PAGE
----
Brad: Because writing is difficult, I try to do as much of it as possible before formally sitting down to write. That means I keep a journal while researching in which I record my own thoughts and impressions about the documents I am investigating. Someone suggested that so long ago that I have forgotten who it was exactly. It was good advice. For most of my documents, I have abstracts, some longer than others, in my own words of what they are about. This is often the starting point when I actually sit down to write the dissertation. To keep up a chronological sense of the documents, I use a simple spreadsheet to organize them. All of this is more “writing before writing” that helps guide my thinking. The outlines began to come together once I got a clearer idea of what my major arguments would be. But that only happens after many hours of discussions with my supervisors and colleagues to hone it down. Once I have the outlines, I generally try to stick to them and write a little each day until the chapter has shaped up into a draft. At that point, I send it out to my advisers and others to read. Afterward, it is all revision and lots of it.

Shery: What does a typical writing day look like for you?

Brad: I write mostly in the morning with a cup of coffee. The sooner I start the better. Otherwise, I might find excuses to put off sitting down and writing. In the beginning of a project or a chapter, I start with modest word-count goals, increasing them as the work gains momentum. Once I reach my goal, I’m free to work on other items. It took a while to get to this word-count-oriented process but it generally works for me.

Shery: In your experience, what is the most rewarding about writing? What is the most challenging?

Brad: I suppose that is not exactly what a dissertation is for, but I enjoy telling stories and trying to evoke a sense of the past in the text the most. The most challenging part is conveying the main ideas and my arguments as clearly and succinctly as possible. Sometimes what I have in mind does not quite make it onto the page. I have good mentors in Professors Jorge Cañizares-Esguerra and Robert Olwell who help me clarify what I mean. The discussions in seminars like the IHS New Works In Progress series are invaluable. Writing history is a collaborative process as much as it is a personal one.

Shery: What advice would you give your fellow graduate students about writing in general?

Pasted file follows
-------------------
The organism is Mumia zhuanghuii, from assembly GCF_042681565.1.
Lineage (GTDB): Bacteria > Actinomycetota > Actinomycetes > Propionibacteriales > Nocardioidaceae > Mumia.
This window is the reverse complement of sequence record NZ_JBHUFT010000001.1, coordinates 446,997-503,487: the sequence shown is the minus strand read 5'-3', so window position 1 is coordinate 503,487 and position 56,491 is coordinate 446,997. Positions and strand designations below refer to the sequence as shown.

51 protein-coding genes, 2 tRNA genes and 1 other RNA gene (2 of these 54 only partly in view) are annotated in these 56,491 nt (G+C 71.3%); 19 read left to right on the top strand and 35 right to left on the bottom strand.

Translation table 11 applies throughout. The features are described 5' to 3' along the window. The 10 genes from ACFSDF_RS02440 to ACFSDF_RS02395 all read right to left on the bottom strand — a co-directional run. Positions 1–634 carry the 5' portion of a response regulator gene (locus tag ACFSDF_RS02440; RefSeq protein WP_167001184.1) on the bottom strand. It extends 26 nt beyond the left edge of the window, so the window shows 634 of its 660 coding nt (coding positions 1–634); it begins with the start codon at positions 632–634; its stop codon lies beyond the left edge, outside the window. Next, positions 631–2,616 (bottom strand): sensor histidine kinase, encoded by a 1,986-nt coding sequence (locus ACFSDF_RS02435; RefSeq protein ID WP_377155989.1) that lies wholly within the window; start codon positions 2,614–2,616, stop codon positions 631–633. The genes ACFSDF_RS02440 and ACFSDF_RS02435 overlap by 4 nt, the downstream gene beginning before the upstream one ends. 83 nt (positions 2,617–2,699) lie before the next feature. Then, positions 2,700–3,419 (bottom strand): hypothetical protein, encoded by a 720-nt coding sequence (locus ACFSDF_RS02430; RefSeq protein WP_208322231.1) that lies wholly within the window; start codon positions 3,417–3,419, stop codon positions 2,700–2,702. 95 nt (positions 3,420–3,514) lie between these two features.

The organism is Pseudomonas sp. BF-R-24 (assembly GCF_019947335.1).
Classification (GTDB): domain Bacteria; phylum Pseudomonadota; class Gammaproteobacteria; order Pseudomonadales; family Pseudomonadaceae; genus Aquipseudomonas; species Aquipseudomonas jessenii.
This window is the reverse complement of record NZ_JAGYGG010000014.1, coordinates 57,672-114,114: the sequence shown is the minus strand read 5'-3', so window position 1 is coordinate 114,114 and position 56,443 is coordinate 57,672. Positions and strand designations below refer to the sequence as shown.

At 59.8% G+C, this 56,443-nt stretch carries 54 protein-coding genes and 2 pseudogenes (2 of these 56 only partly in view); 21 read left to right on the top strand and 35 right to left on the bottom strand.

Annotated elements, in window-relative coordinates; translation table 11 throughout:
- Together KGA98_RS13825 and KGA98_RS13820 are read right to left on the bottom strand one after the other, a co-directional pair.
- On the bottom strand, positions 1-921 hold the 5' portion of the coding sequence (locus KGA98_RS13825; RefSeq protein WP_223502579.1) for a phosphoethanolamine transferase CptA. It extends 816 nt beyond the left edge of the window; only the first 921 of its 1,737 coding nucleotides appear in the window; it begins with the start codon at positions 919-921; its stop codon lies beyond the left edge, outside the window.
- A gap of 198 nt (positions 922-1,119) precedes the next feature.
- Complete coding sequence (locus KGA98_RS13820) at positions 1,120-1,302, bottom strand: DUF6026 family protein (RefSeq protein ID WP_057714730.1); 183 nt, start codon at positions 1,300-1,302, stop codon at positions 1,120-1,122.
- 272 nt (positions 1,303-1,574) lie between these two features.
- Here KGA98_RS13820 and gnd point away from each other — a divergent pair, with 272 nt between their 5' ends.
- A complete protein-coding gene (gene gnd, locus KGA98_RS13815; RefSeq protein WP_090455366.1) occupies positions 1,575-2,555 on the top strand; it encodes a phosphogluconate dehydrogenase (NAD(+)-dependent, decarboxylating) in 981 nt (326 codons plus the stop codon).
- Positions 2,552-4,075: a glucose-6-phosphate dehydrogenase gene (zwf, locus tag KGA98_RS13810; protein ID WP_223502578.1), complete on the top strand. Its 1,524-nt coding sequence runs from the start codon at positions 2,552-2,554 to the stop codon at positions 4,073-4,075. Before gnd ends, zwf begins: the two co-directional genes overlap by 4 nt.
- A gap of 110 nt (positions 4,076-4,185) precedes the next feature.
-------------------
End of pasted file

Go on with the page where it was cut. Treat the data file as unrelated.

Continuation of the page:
Brad: Writing is an ongoing practice. I am still working on it myself. What has helped me is to make writing a habit, working each day on a little part of the bigger task. That, at least, is what has worked for a big, long-term project like a dissertation where I had a lot of time but a lot to do looming ahead of me. I also try to view everything as a work-in-progress that I can always revise. Keeping this in mind is not easy, but it helps me cultivate a better attitude when I face a blank page or a messy draft or a pressing deadline.
Shery: You are an IHS Postdoctoral Fellow for the upcoming year, 2018-2019. What do you plan to do during your fellowship term?
Brad: I am looking forward to the year ahead. My main objective is to revise my dissertation into a book manuscript. I plan to expand its treatment considerably, looking more in-depth at the political history of Native Americans before the Europeans arrived and also digging deeper into Spanish-Indian Florida. Being a fellow gives me the chance to test my arguments with other scholars and learn from them during the year. The Institute’s theme this year is particularly apt for my interests. The other part that I am really excited about is teaching “Introduction to Native American Histories,” a survey course for undergraduates in the Spring semester. This course covers the whole history of Native North America from the beginning to the present day. It will be a chance to explore the histories of peoples and places and times that I have not thought about as much during my research. Putting together a course to cover such an immense subject is quite a challenge but I am already reading up and preparing for it. A group of graduate students, including me, here at UT have also started a public history website that will deal with the intersections of Native American and African American history. I will be a contributor to that site as well. Finally, I also plan to revamp my own digital history project on indigenous petitioning and political activity in the early South.

Above: An enhanced photograph of the petition in the paper from the State Archives of North Carolina, Raleigh, North Carolina. Photo Credit: Brad Dixon.